Luigi Pirandello’s earliest short stories are tales of the insular environment of his native Sicily. Originally written in Sicilian dialect and later translated into Italian, they deal in naturalistic style with the traditions and customs of the peasant peoples. He admired the writings of the Italian Verists (realists) but moved beyond them in his view that reality is individual and psychologically determined. External realism was for Pirandello insufficient for the expression of internal states. He strove to transform naturalistic determinism into a broad philosophical commentary on the inner meaning of the human person, proclaiming that a single reality does not exist. All is illusion, experience is ambiguous, and each person lives behind a self-constructed mask, concealing one’s essential nature and adapting to the environment for the protection of the fragile ego within. As his world experience grew, his stories, too, grew to be blends of philosophy and human emotion, brave attempts to express the inexpressible dilemma of humankind’s inability to communicate honestly in a world of false appearances and deceitful words.
Pirandello’s characters are victims of insecurity and self-doubt, combined with a great capacity for love. They live their lives as in a mirror, reaching always from behind a mask of reality for elusive and illusionary happiness. His characters move out from a core of circumstantial suffering, attempting to discover meaning and truth in the very suffering itself and discovering instead the perverse comedy of deception upon deception—of mask upon mask. Only through ironic laughter could humankind endure such contradiction. Humor, for Pirandello, is an amalgam of laughter and tears, a coming together of the power to mock with the power to sympathize. He treats his characters with pity rather than derision for their follies and with compassion for their inescapable miseries.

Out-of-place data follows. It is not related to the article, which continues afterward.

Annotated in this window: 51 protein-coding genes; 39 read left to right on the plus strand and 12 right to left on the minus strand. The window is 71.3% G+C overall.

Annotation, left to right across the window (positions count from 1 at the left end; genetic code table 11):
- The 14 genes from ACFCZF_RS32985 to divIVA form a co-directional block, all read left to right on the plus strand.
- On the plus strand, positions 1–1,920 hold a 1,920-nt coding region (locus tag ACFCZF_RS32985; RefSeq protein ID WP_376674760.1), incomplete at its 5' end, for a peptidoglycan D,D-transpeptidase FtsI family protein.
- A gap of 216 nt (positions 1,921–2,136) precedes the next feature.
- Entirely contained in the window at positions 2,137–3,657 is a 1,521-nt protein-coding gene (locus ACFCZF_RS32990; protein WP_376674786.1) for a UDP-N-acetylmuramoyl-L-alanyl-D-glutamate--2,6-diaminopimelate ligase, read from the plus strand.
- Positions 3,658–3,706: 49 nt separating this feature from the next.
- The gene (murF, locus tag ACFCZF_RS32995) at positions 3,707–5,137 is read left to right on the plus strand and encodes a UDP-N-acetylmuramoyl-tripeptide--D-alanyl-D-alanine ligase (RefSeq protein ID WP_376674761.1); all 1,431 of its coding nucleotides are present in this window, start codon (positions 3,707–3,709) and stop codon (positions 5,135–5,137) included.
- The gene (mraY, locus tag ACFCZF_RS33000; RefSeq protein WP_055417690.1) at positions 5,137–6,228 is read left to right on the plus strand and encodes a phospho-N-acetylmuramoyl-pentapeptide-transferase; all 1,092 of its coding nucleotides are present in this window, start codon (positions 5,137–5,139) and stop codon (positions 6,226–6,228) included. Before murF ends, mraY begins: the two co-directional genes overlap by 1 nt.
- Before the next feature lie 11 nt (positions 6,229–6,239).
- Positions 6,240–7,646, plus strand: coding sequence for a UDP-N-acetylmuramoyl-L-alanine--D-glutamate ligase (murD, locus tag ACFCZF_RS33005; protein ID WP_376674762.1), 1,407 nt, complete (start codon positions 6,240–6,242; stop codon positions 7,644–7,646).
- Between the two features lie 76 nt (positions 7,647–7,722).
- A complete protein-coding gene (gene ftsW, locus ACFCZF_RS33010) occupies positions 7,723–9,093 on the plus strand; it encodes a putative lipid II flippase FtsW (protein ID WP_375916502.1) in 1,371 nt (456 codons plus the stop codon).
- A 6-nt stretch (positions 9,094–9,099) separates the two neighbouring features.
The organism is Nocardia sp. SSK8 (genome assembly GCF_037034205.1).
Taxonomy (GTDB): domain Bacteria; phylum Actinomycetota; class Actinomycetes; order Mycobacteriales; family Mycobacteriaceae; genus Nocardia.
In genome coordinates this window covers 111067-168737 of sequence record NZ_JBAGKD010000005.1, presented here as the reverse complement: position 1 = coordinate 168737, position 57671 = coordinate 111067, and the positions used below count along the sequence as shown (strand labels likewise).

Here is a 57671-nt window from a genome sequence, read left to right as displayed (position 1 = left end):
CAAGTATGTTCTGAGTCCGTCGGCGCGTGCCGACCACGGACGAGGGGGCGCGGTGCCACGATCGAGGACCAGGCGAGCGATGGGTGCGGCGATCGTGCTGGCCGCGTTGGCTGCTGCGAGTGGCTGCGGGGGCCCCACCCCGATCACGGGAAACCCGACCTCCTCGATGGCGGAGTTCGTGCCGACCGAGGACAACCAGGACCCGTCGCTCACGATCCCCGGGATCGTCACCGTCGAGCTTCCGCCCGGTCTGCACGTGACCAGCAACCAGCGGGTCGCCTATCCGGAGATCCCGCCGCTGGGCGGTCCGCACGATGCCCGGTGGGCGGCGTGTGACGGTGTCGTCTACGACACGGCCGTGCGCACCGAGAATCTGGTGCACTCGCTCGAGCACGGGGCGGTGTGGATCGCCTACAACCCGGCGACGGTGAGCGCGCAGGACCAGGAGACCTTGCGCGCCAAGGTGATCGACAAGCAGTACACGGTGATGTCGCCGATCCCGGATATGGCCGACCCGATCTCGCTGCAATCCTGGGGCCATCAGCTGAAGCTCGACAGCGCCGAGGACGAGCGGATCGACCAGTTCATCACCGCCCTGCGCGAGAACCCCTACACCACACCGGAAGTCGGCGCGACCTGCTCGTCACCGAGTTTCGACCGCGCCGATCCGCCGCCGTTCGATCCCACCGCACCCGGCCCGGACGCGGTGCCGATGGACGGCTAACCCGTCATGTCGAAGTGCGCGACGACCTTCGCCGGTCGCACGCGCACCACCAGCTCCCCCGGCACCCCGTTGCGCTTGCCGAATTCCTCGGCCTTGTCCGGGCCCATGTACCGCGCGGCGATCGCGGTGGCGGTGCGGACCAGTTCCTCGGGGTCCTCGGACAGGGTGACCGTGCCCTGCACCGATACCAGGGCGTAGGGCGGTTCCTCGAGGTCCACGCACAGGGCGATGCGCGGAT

Pirandello’s stories appeal to the intellect searching for answers to the puzzling contradictions of life. They contain frequent asides, some long disquisitions, and occasional intellectual debates with the self. Characters seem at times to be delivering speeches for the author rather than revealing themselves through action. The narrative line seems fragmented and convoluted, with the reader’s interest not drawn steadily along with the unfolding plot but instead concentrated on particular discrete moments of paradox and inversion of fortune.
All of this comes to the non-Italian reader in translations that may seem tedious because of the double problem of language and cultural differences. Since he was chiefly known as a dramatist, Pirandello’s stories have been overlooked, many never translated, and often even these few translations are questionable renderings of his thought rather than of his rhetoric. Nevertheless, those few tales that are available will give the thoughtful reader a sampling of the philosophy and view of life of a writer whose works provide a bridge from nineteenth century Romanticism, on through realism, to twentieth century relativism.
“Sunlight and Shadow”
Among Pirandello’s earliest short stories is “Sole e ombra” (“Sunlight and Shadow”), a tale of the suicide of an elderly gentleman, Ciunna, who has stolen money from the company for which he works in order to help his poverty-stricken son and his young family. On the day after the theft, Ciunna plans to journey to the nearby coastal town where he will throw himself into the sea, thereby escaping judgment and guaranteeing that his son may keep the stolen money.
Here, Pirandello uses the unusual technique of extended “dialogue soliloquies.” Ciunna walks about the street of his village on the night of the theft, carrying on vocalized conversations with the inspector who will discover his crime the following day. He speaks also with his son, telling of his great happiness in being able to sacrifice his life for the boy. He chats also with the chemist from whom he has received a few crystals of arsenic in preparation for his suicide.
For two weeks, Ciunna has been going about the streets muttering to himself as he formed his plan, but no one has bothered to ask what is disturbing him. He feels himself an outsider among his friends, a man alienated from others and even from himself. This sense of total alienation from life is a repeated theme in Pirandello’s stories and plays, and the response of suicide—or at least the contemplation of it as a possibility for escaping life’s harsh realities—is the basis of some two dozen of his better known tales.
On the morning after the theft, Ciunna sets out by horse and carriage on his journey to the sea. As he goes through the countryside, he continues his “dialogue,” greeting in a whisper the peasants he sees laboring...
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